1. Kubernetes Namespace-Based Azure Identity Segregation


    To create a Kubernetes namespace-based Azure identity segregation, you will need to perform the following steps:

    1. Create Namespaces: Namespaces in Kubernetes are a way to divide cluster resources between multiple users. They provide a scope for names, and you can assign resources and permissions separately for each namespace.

    2. Create Azure Identity: An Azure Identity represents an Azure Active Directory (AAD) identity within Kubernetes and is used by pods to access Azure resources. You will need to create an Azure identity that your applications can use to authenticate with Azure services.

    3. Create Azure Identity Binding: Once the Azure Identity is created, you'll need to create an AzureIdentityBinding to bind the Azure Identity to a specific namespace. This binding tells the cluster which Azure Identity to use when a pod in the namespace requires access to Azure resources.

    4. Apply Role-Based Access Control (RBAC): In each namespace, you will use Kubernetes Role and RoleBinding to grant permissions to the Azure Identity to perform specific actions within the namespace. This is a crucial step in enforcing segregation and ensuring secure access management.

    5. Associate Applications to Namespace: Finally, you deploy your applications to their respective namespaces. Each application uses the Azure Identity assigned to that namespace for anything that requires interaction with Azure resources.

    Now, let me provide you with Pulumi code in Python that demonstrates how you can create this segregated environment on a Kubernetes cluster. This assumes you have the pulumi, pulumi_kubernetes and pulumi_azure_native SDKs installed and configured.

    import pulumi import pulumi_kubernetes as k8s import pulumi_azure_native as azure_native # Create a new Kubernetes namespace for each segregated identity namespace_a = k8s.core.v1.Namespace("namespace-a", metadata=k8s.meta.v1.ObjectMetaArgs(name="namespace-a")) namespace_b = k8s.core.v1.Namespace("namespace-b", metadata=k8s.meta.v1.ObjectMetaArgs(name="namespace-b")) # Create an Azure AD identity for each namespace identity_a = azure_native.authorization.UserAssignedIdentity("identity-a", location="East US", resource_group_name="my-resource-group") identity_b = azure_native.authorization.UserAssignedIdentity("identity-b", location="East US", resource_group_name="my-resource-group") # Bind the identity to the namespace using AzureIdentity and AzureIdentityBinding # For this, you will normally use `aadpodidentity.k8s.io/v1.AzureIdentity` and # `aadpodidentity.k8s.io/v1.AzureIdentityBinding`, which are CustomResourceDefinitions (CRDs) # that must be installed in your cluster separately via the Azure AD Pod Identity add-on. # Let's assume those CRDs are installed and you have their Pulumi classes available # Here is hypothetical code that would represent these bindings: # azure_identity_a = k8s.apiextensions.CustomResource("azure-identity-a", # api_version="aadpodidentity.k8s.io/v1", # kind="AzureIdentity", # metadata=k8s.meta.v1.ObjectMetaArgs( # name="azure-identity-a", # namespace=namespace_a.metadata.name), # spec={ # "type": 0, # "resourceID": identity_a.id, # "clientID": identity_a.client_id # }) # azure_identity_binding_a = k8s.apiextensions.CustomResource("azure-identity-binding-a", # api_version="aadpodidentity.k8s.io/v1", # kind="AzureIdentityBinding", # metadata=k8s.meta.v1.ObjectMetaArgs( # name="azure-identity-binding-a", # namespace=namespace_a.metadata.name), # spec={ # "azureIdentity": azure_identity_a.metadata.name, # "selector": "selector-a" # }) # Do the same for the second namespace and identity # Role-based access control (RBAC) to grant the identities necessary roles within their namespace role_a = k8s.rbac.v1.Role("role-a", metadata=k8s.meta.v1.ObjectMetaArgs( namespace=namespace_a.metadata.name), rules=[k8s.rbac.v1.PolicyRuleArgs( api_groups=[""], resources=["pods", "secrets"], verbs=["get", "list", "watch", "create", "update", "patch", "delete"] )]) role_binding_a = k8s.rbac.v1.RoleBinding("role-binding-a", metadata=k8s.meta.v1.ObjectMetaArgs( namespace=namespace_a.metadata.name), subjects=[k8s.rbac.v1.SubjectArgs( kind="User", name="system:serviceaccount:namespace-a:default", api_group="rbac.authorization.k8s.io" )], role_ref=k8s.rbac.v1.RoleRefArgs( kind="Role", name=role_a.metadata.name, api_group="rbac.authorization.k8s.io" )) # Do the same for the second namespace and identity # Export the names of the namespaces pulumi.export("namespace_a", namespace_a.metadata.name) pulumi.export("namespace_b", namespace_b.metadata.name) # Export the IDs of the Azure identities pulumi.export("identity_a_id", identity_a.id) pulumi.export("identity_b_id", identity_b.id)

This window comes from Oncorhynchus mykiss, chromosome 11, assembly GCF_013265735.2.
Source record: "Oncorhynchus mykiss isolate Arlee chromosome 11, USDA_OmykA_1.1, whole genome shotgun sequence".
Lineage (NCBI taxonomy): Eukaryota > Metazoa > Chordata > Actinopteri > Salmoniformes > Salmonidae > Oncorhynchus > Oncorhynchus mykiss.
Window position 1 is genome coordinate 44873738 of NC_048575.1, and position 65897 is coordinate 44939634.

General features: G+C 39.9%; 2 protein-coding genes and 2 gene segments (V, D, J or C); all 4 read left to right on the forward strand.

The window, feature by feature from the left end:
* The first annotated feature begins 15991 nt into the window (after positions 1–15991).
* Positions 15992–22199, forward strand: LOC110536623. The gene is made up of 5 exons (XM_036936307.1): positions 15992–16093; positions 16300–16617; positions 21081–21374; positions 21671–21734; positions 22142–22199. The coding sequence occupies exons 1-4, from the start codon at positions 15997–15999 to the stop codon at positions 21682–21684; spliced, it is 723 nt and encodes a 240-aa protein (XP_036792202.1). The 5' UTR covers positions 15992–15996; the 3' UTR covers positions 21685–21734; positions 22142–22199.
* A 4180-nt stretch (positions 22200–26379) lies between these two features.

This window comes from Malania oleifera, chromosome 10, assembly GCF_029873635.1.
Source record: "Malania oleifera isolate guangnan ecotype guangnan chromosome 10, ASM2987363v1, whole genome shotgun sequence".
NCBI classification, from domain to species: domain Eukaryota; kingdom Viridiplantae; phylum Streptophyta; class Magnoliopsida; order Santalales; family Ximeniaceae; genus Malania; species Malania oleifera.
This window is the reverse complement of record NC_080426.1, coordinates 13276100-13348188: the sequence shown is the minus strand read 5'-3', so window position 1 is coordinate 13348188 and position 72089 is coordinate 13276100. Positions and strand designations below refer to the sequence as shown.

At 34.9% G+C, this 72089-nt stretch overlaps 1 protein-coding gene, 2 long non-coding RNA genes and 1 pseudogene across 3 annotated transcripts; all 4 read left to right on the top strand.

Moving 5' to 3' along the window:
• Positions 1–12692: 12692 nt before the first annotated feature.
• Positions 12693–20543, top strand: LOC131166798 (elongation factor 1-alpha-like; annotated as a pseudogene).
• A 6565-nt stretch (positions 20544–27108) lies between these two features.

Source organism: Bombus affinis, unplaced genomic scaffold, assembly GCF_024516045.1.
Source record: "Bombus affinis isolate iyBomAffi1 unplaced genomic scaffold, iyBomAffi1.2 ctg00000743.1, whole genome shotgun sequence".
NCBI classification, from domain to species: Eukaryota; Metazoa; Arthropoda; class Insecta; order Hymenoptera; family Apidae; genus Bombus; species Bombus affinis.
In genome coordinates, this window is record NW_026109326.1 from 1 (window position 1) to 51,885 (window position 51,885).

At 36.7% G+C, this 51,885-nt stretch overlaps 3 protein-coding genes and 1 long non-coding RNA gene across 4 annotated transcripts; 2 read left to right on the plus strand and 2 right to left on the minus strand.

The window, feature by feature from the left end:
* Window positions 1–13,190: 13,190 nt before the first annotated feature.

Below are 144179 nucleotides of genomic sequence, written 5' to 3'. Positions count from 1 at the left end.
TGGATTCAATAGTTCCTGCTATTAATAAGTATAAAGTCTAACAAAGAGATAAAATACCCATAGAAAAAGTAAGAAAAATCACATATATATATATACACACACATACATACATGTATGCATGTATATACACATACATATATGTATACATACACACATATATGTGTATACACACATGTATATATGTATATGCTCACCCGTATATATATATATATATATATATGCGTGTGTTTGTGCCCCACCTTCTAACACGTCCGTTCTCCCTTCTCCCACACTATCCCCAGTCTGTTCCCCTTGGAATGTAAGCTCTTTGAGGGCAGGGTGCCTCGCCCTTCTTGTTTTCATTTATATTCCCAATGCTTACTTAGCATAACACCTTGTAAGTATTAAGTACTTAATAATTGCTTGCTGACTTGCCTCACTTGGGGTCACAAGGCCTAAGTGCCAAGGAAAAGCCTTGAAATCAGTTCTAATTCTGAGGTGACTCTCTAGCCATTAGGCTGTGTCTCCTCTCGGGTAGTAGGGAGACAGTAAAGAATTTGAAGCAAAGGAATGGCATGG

Here we define two Kubernetes namespaces (namespace-a and namespace-b), two Azure identities (identity-a and identity-b), bindings for each identity to its respective namespace, and role bindings to set the permissions for each identity within its namespace.

    Keep in mind that you would need to have the appropriate Pulumi classes for AzureIdentity and AzureIdentityBinding which are not standard Kubernetes resources but are provided by an Azure add-on called Azure AD Pod Identity, and thus you need to install this add-on and configure it in your Pulumi scripts separately.

    In the actual environment, after defining these resources, you would deploy your applications to the namespaces and configure them to use the appropriate Azure identity. This setup enables applications in different namespaces to use different Azure identities, allowing for secure segregation of duties and resources.